The home of an ancient and venerable people, the Imperial province of Eloesus is crossed by mountains and sea.
The Age of Heroes
The now-mythical Age of Heroes is said to have stretched from approximately 650 YBE to 1 YE. In the early part of the era, Eloesus became overcrowded and unable to feed its burgeoning population. Eloesian cities founded overseas colonies throughout the Middle Sea and beyond.
This age saw the rise of heroes such as Phillipidēs and Theron, as well as lesser known heroes like Ionis and Helēmon. The age ended with a gradual return to autocratic monarchy as democracies throughout Eloesus failed. By 100 Y.E., all cities of Eloesus were ruled by kings and queens, though the ideal of democracy spread and took root in the nascent Empire.
The Age of Conquest
The Eloesian kingdoms spread far and wide, with the Korthian Kingdom conquering Khazidea and pressing deep into Fharas, at one point slaying the padisha emperor in battle; the Thenoan Kingdom with the aid of its colonies Bregantion and Floridion conquering Gad; and the Kersican Kingdom seizing Kheroe and various islands. Untold wealth poured into Eloesus and it became the richest nation in the world. Throughout this period, the cities largely agreed to a set of rules whereby no one would fight in the motherland, but battles and skirmishes between Eloesian kingdoms were allowed abroad. As the Eloesian kingdoms expanded, they were also changed, and southron religion and culture began to permeate the nation. Some monarchs took titles such as King of Kings and Padisha, while religions fused together or new ones were created. Temples of Athra and Issa began to appear in Eloesian cities, especially in Tharta.
The Empire steadily gained power in these centuries, eventually completing their conquest of Dys in the 200s YE, naming it Anthania after Grand Legate Anthanius. That conquest caused them to run into conflict with the Thartan Kingdom.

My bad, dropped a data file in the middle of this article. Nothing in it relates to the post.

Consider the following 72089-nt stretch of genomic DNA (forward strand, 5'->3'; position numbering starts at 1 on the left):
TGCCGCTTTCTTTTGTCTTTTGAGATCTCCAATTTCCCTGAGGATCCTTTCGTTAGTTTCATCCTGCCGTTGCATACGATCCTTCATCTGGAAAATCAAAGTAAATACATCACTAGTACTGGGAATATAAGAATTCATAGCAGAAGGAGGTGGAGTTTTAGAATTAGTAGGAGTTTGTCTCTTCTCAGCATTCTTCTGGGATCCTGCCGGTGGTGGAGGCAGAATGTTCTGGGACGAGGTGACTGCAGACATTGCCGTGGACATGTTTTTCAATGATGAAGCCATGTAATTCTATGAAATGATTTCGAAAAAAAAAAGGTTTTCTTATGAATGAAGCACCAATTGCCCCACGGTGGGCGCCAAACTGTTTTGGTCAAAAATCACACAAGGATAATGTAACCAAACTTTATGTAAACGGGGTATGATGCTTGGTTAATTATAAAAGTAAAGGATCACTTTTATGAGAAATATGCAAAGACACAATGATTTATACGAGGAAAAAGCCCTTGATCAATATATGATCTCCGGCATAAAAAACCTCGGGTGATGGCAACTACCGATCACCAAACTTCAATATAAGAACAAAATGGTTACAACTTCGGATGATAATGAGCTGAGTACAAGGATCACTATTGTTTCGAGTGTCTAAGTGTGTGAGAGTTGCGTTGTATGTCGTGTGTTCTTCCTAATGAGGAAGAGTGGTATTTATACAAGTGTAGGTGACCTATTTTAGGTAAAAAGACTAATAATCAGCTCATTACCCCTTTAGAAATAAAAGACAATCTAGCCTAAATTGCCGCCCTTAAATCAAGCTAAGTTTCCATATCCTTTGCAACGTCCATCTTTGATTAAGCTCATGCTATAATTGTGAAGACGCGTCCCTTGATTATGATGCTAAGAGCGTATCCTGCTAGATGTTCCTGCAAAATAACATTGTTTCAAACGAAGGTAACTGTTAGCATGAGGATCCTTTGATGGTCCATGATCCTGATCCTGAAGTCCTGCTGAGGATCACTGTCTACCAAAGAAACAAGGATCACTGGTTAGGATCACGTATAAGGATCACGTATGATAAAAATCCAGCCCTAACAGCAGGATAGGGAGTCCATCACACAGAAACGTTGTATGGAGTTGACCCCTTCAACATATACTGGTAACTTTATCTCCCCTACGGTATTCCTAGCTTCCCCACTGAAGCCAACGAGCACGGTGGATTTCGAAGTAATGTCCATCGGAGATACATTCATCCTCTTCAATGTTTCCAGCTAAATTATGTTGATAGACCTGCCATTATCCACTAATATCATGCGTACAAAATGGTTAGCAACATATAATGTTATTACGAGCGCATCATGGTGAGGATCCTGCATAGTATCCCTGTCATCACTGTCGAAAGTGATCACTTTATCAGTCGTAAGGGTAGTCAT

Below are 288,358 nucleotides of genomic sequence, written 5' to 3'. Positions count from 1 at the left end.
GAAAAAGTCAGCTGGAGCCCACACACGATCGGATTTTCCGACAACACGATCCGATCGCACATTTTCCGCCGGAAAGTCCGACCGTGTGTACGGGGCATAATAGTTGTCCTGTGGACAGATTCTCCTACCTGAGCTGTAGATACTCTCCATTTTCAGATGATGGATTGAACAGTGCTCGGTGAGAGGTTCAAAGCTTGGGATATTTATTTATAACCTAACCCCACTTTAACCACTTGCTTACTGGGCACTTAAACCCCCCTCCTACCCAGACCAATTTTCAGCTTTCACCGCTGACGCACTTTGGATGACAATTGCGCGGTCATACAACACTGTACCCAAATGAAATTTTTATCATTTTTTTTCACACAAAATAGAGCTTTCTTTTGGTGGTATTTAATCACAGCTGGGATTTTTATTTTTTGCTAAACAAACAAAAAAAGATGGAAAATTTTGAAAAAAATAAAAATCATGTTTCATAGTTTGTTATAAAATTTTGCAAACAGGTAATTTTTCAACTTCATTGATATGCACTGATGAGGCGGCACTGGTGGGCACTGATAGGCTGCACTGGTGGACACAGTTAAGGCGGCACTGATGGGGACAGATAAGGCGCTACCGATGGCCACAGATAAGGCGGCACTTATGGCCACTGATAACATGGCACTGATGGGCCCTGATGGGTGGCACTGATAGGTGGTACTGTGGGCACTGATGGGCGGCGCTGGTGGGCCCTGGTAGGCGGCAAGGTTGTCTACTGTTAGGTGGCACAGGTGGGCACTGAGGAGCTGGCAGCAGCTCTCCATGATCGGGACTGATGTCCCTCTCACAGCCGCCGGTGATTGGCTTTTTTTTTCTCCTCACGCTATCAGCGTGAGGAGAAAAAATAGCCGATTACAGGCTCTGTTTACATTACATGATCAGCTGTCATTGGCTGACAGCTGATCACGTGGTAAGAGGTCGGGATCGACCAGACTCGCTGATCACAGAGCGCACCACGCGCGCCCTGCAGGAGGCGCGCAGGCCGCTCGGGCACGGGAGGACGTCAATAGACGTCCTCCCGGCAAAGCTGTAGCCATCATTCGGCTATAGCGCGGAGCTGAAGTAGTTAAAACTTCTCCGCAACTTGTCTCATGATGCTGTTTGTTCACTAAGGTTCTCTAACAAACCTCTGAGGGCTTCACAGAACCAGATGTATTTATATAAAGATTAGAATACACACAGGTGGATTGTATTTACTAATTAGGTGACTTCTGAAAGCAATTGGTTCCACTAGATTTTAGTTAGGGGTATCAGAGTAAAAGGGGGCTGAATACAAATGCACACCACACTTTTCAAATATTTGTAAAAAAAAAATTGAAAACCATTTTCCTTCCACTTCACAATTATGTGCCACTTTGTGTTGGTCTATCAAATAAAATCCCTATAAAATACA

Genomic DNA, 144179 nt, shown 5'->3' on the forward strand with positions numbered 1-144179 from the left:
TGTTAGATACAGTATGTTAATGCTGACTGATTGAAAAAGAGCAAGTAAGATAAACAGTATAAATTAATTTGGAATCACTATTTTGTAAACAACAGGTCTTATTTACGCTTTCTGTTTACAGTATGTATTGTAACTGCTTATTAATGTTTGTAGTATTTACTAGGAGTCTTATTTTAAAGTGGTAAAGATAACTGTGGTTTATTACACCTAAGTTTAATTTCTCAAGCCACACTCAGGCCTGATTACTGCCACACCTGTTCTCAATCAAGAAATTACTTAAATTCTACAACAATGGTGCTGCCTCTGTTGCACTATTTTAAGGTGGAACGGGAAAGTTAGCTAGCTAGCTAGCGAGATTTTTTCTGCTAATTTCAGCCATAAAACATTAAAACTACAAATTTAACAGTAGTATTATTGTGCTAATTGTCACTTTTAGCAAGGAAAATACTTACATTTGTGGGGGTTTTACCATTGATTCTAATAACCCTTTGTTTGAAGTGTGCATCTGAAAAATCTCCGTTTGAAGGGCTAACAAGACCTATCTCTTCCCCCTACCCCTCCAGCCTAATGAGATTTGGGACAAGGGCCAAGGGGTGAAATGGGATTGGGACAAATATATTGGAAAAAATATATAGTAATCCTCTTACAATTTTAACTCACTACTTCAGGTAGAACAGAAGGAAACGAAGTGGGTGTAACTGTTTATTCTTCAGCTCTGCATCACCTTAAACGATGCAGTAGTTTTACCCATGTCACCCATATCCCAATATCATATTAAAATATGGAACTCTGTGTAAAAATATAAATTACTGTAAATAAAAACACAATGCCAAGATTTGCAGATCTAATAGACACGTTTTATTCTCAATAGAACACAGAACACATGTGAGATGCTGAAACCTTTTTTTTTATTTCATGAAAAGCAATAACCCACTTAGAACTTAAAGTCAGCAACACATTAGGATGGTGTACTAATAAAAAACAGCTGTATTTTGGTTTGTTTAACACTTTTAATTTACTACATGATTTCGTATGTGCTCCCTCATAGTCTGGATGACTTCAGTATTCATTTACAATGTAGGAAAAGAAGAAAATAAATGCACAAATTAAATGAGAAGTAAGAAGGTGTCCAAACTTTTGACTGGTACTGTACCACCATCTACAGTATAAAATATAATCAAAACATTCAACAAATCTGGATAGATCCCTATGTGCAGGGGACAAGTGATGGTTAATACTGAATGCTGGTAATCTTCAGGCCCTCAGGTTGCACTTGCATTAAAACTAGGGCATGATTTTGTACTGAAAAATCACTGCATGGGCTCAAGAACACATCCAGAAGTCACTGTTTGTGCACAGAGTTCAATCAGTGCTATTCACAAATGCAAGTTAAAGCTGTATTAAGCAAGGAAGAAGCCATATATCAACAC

Eloesians began to fall backward as the Empire initiated its march through the world. The Thartan Kingdom’s attempts to defend its colonies in Dys (Anthania) brought them and the Empire into a state of constant war. The Korthian Kingdom eventually lost its overseas dominions to a resurgent Fharas. The Thenoan Kingdom was the last to fall, surrendering Gad to the Empire in 395. Eventually, the Empire occupied Eloesus, declaring a province in 461 with the seat of government in Thénai. The failed rebellion of Heidathra sealed Eloesus’ fate as an important and respected, but defenseless thrall of the Empire. The riches that Eloesus acquired were plundered and made Imperial City the wealthiest place in the world.
Eloesus has dry, very hot summers and cool, wet winters. In the land of Themuria, deep snow falls each winter thanks to its high altitude.
THE FOUR CITIES
Olives, grapes and wheat are the main crops grown in Thénai. Thénai became known for its high quality olive oil, delivered in ornate amphorae. Its skill at sea is unmatched in Eloesus; its sailors claimed to have visited every island in the Middle Sea and even penetrated deep into the rough waters of the ocean.
Korthos is known for its delicious wines. Its inventors are the best in Eloesus and the city is credited with opening the first Academy in 45 Y.B.E. Their inventions include the torsion catapult, the astrolabe, and the dreaded colossus, among many others.
In ancient days, Kersepoli’s war machine had an unending appetite for bronze and iron and sold slaves in exchange.
Tharta (Imperiopoli), once the wealthiest city in Eloesus, was mostly an importer, having seemingly endless wealth to purchase purple cloth, jewelry, Fharese carpets, ivory, spices and exotic goods from all over Varda. Their army was the greatest in the Eloesian world, aided by Kheroan and Khazidean auxiliaries, but they rarely employed it.
The chiton, a knee-length sleeveless shirt, is the traditional attire of Eloesus. Now, tunics and breeches are commonly worn, similar to the rest of the Empire.
Traditionally, Eloesians worshipped five gods above all: Tyros, lord of war; Amara, virgin queen of motherhood and battle; Alabastros, king of the gods; Nix, Queen of Sorcery; and Arephon lord of lightning and thunder. They created elaborate story lines and a twisted family tree. These scandalous details of the gods’ personal lives were condemned in the Magisterium’s White Synod Council of 301, which reaffirmed the position that the gods are uncreated and perfect in character. Folk beliefs persist, however, and are collected in books throughout Eloesus.